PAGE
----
for Xbox 360 Game Review
Angel Navedo for
In all my years playing video games, I donít think Iíve
ever gone back and forth deciding whether or not I like a
game as much as I did until I played UbiSoftís Assassinís
Creed. I went from staring at the game in awe on the first
day, ready to anoint it as game of the year.
Eventually, all sorts of profanities were thrown at my
television. And once a complete grasp on what needs to be
done was attained, the things that once amazed me became
What the player has before them with Assassinís Creed is a
product that will shock them, amuse them, and aggravate them
at nearly every turn.
The stunning visuals are every bit as beautiful as the hype
surrounding the game has suggested since it was announced. The
lighting in the game is done masterfully, and the recreations
of cities weíve only ever read about and seen ruins of are
truly beautiful. Scaling to the top of a tower to synchronize
your view with a soaring eagle shows just how in depth the
team at UbiSoft planned to travel. To keep it short, the
cities feel alive. Riding throughout the Kingdom on horseback
from Masyaf to Damascus, to Acre, or to Jerusalem is as epic
as it sounds. The one flaw that can be credited to this
massive effort presented to us is how often youíll get lost if
you donít make proper use of your map.
The control scheme isnít as complex or difficult as reports
about the game made it seem when it was being previewed. The
explanation was much more complex than the actual
presentation. Walking and looking controls are done as most
games are these days with the Left analog stick being used to
walk, and the right analog stick controlling the third person
camera behind our hero, Altair. Apparently, the people at
UbiSoft were convinced itíd be too complex for some gamers to
pick up, so they made an extensive training level that quickly
feels tedious when youíre ready to start assassinating. Once
you learn to use your weapons, you'll have a wonderful time
walking around and silently killing the city guards. If you
like to watch crowds gather, assassinate a guard with your
hidden blade, sit on a nearby bench and watch as people gather
around the body and wonder who could've done such a thing.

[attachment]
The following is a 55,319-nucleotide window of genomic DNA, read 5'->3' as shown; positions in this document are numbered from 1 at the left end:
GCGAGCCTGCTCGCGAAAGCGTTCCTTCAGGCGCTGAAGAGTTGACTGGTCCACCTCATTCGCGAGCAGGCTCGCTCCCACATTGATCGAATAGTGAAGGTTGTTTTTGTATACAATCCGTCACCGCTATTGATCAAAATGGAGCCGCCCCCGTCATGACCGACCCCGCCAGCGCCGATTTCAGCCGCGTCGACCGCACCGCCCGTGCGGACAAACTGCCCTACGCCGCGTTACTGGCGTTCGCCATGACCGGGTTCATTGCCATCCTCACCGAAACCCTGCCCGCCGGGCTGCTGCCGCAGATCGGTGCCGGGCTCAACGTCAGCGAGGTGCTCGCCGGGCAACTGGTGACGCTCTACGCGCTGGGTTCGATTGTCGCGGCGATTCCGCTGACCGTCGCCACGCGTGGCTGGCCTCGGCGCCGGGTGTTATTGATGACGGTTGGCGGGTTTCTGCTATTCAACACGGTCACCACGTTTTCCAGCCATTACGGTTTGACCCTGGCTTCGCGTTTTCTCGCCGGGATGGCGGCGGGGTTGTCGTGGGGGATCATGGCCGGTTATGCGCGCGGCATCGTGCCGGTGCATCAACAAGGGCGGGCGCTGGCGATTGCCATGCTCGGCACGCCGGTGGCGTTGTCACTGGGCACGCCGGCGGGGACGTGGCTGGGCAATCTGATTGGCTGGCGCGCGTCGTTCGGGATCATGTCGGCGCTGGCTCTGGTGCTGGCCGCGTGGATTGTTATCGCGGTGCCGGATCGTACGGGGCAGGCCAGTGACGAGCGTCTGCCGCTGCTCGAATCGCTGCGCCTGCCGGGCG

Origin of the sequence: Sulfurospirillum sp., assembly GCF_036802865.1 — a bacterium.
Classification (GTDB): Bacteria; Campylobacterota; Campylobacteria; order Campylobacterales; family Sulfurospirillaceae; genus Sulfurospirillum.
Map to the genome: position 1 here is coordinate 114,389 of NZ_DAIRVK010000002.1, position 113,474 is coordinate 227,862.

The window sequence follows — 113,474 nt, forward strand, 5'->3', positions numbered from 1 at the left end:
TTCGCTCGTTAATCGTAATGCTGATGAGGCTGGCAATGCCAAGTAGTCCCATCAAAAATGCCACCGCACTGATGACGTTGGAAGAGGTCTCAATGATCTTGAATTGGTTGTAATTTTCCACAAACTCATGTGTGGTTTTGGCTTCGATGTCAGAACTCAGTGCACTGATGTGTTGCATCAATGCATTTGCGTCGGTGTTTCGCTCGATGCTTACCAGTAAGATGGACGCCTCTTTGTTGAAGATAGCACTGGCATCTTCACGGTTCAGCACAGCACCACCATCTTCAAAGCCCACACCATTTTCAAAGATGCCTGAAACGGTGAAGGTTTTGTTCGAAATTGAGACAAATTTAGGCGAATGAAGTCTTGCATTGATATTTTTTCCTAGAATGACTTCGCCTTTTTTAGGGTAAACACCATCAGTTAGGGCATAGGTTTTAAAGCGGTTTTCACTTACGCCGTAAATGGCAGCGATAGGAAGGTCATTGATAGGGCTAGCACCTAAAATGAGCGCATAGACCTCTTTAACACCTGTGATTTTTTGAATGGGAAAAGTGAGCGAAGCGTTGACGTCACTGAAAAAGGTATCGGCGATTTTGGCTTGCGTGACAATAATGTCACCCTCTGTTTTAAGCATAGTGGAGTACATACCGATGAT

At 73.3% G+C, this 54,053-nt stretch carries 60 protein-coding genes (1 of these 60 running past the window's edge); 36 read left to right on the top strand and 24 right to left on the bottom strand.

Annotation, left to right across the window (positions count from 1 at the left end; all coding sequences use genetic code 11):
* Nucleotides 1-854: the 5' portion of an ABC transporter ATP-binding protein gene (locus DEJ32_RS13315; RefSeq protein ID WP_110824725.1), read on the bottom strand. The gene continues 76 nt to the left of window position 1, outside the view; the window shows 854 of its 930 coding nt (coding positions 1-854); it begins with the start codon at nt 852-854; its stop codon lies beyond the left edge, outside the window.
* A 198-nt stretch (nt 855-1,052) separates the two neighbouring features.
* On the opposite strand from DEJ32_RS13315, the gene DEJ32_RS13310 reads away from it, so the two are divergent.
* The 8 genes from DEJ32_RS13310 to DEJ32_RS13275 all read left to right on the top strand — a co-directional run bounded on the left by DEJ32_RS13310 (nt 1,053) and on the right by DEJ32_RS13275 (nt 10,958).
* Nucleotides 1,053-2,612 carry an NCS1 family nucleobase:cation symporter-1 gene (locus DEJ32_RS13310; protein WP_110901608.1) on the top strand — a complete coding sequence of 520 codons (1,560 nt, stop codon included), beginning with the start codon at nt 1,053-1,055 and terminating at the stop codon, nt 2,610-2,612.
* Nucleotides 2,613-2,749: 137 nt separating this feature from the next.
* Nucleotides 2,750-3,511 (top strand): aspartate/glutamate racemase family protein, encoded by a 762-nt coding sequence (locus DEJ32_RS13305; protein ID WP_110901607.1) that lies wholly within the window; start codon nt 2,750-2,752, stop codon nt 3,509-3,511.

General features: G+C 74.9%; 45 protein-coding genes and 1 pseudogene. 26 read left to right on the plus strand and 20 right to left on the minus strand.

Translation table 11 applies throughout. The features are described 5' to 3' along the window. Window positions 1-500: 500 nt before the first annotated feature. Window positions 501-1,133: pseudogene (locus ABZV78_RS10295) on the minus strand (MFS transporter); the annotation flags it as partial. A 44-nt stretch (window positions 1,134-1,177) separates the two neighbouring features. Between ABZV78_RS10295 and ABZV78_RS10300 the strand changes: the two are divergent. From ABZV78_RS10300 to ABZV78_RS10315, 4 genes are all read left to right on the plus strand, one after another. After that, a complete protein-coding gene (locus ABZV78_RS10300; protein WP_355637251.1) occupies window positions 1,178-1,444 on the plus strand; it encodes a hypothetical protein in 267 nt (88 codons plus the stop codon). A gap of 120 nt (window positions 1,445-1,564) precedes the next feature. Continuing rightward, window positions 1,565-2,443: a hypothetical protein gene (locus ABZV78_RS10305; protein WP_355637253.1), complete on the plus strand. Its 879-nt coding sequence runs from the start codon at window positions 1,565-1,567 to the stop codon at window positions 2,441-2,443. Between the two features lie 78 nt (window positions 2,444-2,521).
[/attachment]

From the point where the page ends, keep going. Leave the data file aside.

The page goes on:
But UbiSoft didn't want to give us too much of a good thing.
Nope. The question you need to ask yourself as a buyer is if
the strength of the gameís positives are enough to make you
continue playing long after certain aspects of the game become
tedious. The aforementioned control scheme is so easy that
fighting eventually becomes a case of simple button mashing.
Thatís okay, though. Not every game needs to have complex
button combinations for different moves, and the cut scenes on
particular kill maneuvers keep things fresh. Try not to get
too annoyed pressing the same button in fights with multiple
guards, though. You will hate saving citizens after the 5th
time hearing the same voice clips thanking you for a job well
done. The little cut scene UbiSoft does every time you save a
citizen during the auto-save is absolutely unnecessary. Each
city has well around 20 citizens to save, and each time you
hear one of what seems like three different ďThank youĒ
speeches, while it then cuts to the ďvigilantesĒ that will now
patrol the area are unnecessary.
Also, the "crazy" citizens that push you into guards causing
fights to break out and missions to fail at the most
inopportune times will cause the most hateful words to fly.
For example, on one of my assassination target missions I'm
combing the area looking for the best point of attack when I
get pushed into a group of patrolling guards, commencing an
elaborate fight against the best guards the city has to offer.
A game bearing the title Assassin's Creed doesnít give you
many opportunities to complete your missions like a true
assassin in stealth and secrecy. But there are rarely
opportunities for true stealth assassinations. No matter how
careful you are, each main kill is loud and involves a long
and tiresome getaway over rooftops and through the streets.
For the main nine assassination missions given to Altair maybe
two, three if youíre lucky, can actually be accomplished
through stealth. But you wonít be walking away casually. The
getaway is always complex.
A plot heavy game like Assassin's Creed also needs better
voice acting. Ten years ago when cut scenes and plots were
being utilized in video games more often poor voice acting may
have been acceptable. But today we have video games that are
so well presented and acted that movie adaptations are useless
because the game is done so well. But the man who voices our
main character, Altair, sounds bored; as if heís reading
directly off the script sheet. It takes away from the gaming
experience when you canít connect with the main character.
Since this game is obviously going to spawn sequels, we can
only hope that the development team at UbiSoft improves those
areas. This is the same company that brought us the Splinter
Cell franchise, with brilliant stories and top notch acting.
And with more studios hiring established voice actors to bring
life to characters they hope to turn into franchises, the
brain trust behind Assassinís Creed can ill afford to neglect
that aspect of a successful game.
With that said, this game must be played. If you make it a
purchase or an extended rental is inconsequential. What is
certain is that this game canít be one that you allow yourself
to pass up in favor of another first person shooter involving
aliens or the undead. It may seem like I was a bit harsh, but
the things this game does well are astonishing. Despite the
shortcomings mentioned, the game takes a bold leap forward to
redefine the way we play games, and as gamers that's exactly
what we should look for and support.
on a past review below to read more